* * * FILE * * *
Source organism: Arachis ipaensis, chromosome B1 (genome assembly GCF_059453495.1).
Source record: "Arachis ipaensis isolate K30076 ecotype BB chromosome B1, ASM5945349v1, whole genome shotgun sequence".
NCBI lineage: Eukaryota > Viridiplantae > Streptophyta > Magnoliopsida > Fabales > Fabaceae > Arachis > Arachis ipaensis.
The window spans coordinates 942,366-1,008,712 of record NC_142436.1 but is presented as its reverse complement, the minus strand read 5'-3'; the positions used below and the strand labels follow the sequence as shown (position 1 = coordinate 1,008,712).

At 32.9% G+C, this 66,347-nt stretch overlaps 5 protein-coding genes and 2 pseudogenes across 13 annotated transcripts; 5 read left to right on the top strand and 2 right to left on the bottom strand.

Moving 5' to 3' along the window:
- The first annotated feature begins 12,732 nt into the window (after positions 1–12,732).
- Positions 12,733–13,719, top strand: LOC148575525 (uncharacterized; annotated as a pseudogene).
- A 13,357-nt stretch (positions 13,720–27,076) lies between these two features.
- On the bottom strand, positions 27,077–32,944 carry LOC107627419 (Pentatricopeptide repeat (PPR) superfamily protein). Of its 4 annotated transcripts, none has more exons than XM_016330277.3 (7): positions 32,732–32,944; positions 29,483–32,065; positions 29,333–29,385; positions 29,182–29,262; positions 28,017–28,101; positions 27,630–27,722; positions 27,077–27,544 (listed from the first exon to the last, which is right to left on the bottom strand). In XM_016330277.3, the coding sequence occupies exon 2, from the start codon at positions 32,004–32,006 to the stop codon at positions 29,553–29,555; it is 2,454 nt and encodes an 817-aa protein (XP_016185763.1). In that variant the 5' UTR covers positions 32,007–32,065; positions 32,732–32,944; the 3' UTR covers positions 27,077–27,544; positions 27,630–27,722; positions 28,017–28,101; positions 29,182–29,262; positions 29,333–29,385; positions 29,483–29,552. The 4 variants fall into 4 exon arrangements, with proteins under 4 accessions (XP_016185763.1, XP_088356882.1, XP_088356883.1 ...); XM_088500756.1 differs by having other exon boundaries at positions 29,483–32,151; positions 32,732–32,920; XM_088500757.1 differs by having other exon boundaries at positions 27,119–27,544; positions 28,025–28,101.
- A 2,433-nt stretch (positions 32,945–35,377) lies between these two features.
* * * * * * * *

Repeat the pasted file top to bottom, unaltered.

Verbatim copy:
Source organism: Arachis ipaensis, chromosome B1 (genome assembly GCF_059453495.1).
Source record: "Arachis ipaensis isolate K30076 ecotype BB chromosome B1, ASM5945349v1, whole genome shotgun sequence".
NCBI lineage: Eukaryota > Viridiplantae > Streptophyta > Magnoliopsida > Fabales > Fabaceae > Arachis > Arachis ipaensis.
The window spans coordinates 942,366-1,008,712 of record NC_142436.1 but is presented as its reverse complement, the minus strand read 5'-3'; the positions used below and the strand labels follow the sequence as shown (position 1 = coordinate 1,008,712).

At 32.9% G+C, this 66,347-nt stretch overlaps 5 protein-coding genes and 2 pseudogenes across 13 annotated transcripts; 5 read left to right on the top strand and 2 right to left on the bottom strand.

Moving 5' to 3' along the window:
- The first annotated feature begins 12,732 nt into the window (after positions 1–12,732).
- Positions 12,733–13,719, top strand: LOC148575525 (uncharacterized; annotated as a pseudogene).
- A 13,357-nt stretch (positions 13,720–27,076) lies between these two features.
- On the bottom strand, positions 27,077–32,944 carry LOC107627419 (Pentatricopeptide repeat (PPR) superfamily protein). Of its 4 annotated transcripts, none has more exons than XM_016330277.3 (7): positions 32,732–32,944; positions 29,483–32,065; positions 29,333–29,385; positions 29,182–29,262; positions 28,017–28,101; positions 27,630–27,722; positions 27,077–27,544 (listed from the first exon to the last, which is right to left on the bottom strand). In XM_016330277.3, the coding sequence occupies exon 2, from the start codon at positions 32,004–32,006 to the stop codon at positions 29,553–29,555; it is 2,454 nt and encodes an 817-aa protein (XP_016185763.1). In that variant the 5' UTR covers positions 32,007–32,065; positions 32,732–32,944; the 3' UTR covers positions 27,077–27,544; positions 27,630–27,722; positions 28,017–28,101; positions 29,182–29,262; positions 29,333–29,385; positions 29,483–29,552. The 4 variants fall into 4 exon arrangements, with proteins under 4 accessions (XP_016185763.1, XP_088356882.1, XP_088356883.1 ...); XM_088500756.1 differs by having other exon boundaries at positions 29,483–32,151; positions 32,732–32,920; XM_088500757.1 differs by having other exon boundaries at positions 27,119–27,544; positions 28,025–28,101.
- A 2,433-nt stretch (positions 32,945–35,377) lies between these two features.